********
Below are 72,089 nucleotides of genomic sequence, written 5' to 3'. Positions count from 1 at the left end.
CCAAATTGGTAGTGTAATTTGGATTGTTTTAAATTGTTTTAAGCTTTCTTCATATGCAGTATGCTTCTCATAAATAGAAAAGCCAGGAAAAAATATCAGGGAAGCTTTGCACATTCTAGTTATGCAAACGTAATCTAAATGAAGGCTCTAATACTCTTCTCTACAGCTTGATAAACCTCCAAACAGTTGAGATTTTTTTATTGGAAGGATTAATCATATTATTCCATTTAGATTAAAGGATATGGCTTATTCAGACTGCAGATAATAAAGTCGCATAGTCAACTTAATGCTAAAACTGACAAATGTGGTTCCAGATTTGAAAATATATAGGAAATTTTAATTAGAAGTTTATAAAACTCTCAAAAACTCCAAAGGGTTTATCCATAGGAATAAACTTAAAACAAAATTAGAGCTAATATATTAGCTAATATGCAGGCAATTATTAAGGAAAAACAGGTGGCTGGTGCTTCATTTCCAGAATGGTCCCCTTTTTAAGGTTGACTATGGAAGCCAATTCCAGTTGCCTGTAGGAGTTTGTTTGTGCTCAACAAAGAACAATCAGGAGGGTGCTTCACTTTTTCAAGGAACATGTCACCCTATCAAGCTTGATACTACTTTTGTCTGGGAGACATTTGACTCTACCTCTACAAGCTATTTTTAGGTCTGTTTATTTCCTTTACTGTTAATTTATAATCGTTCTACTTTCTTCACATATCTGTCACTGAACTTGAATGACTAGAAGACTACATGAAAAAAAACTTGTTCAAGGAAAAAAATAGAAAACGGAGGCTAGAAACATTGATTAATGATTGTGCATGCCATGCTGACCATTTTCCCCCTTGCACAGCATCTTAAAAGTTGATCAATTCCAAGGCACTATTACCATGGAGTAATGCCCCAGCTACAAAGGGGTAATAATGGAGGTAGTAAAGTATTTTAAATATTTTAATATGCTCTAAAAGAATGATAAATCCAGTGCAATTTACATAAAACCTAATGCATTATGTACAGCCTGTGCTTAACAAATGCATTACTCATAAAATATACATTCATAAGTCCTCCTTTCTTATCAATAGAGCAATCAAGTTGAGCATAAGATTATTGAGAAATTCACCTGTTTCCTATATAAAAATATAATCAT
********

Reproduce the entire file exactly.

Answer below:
Below are 72,089 nucleotides of genomic sequence, written 5' to 3'. Positions count from 1 at the left end.
CCAAATTGGTAGTGTAATTTGGATTGTTTTAAATTGTTTTAAGCTTTCTTCATATGCAGTATGCTTCTCATAAATAGAAAAGCCAGGAAAAAATATCAGGGAAGCTTTGCACATTCTAGTTATGCAAACGTAATCTAAATGAAGGCTCTAATACTCTTCTCTACAGCTTGATAAACCTCCAAACAGTTGAGATTTTTTTATTGGAAGGATTAATCATATTATTCCATTTAGATTAAAGGATATGGCTTATTCAGACTGCAGATAATAAAGTCGCATAGTCAACTTAATGCTAAAACTGACAAATGTGGTTCCAGATTTGAAAATATATAGGAAATTTTAATTAGAAGTTTATAAAACTCTCAAAAACTCCAAAGGGTTTATCCATAGGAATAAACTTAAAACAAAATTAGAGCTAATATATTAGCTAATATGCAGGCAATTATTAAGGAAAAACAGGTGGCTGGTGCTTCATTTCCAGAATGGTCCCCTTTTTAAGGTTGACTATGGAAGCCAATTCCAGTTGCCTGTAGGAGTTTGTTTGTGCTCAACAAAGAACAATCAGGAGGGTGCTTCACTTTTTCAAGGAACATGTCACCCTATCAAGCTTGATACTACTTTTGTCTGGGAGACATTTGACTCTACCTCTACAAGCTATTTTTAGGTCTGTTTATTTCCTTTACTGTTAATTTATAATCGTTCTACTTTCTTCACATATCTGTCACTGAACTTGAATGACTAGAAGACTACATGAAAAAAAACTTGTTCAAGGAAAAAAATAGAAAACGGAGGCTAGAAACATTGATTAATGATTGTGCATGCCATGCTGACCATTTTCCCCCTTGCACAGCATCTTAAAAGTTGATCAATTCCAAGGCACTATTACCATGGAGTAATGCCCCAGCTACAAAGGGGTAATAATGGAGGTAGTAAAGTATTTTAAATATTTTAATATGCTCTAAAAGAATGATAAATCCAGTGCAATTTACATAAAACCTAATGCATTATGTACAGCCTGTGCTTAACAAATGCATTACTCATAAAATATACATTCATAAGTCCTCCTTTCTTATCAATAGAGCAATCAAGTTGAGCATAAGATTATTGAGAAATTCACCTGTTTCCTATATAAAAATATAATCAT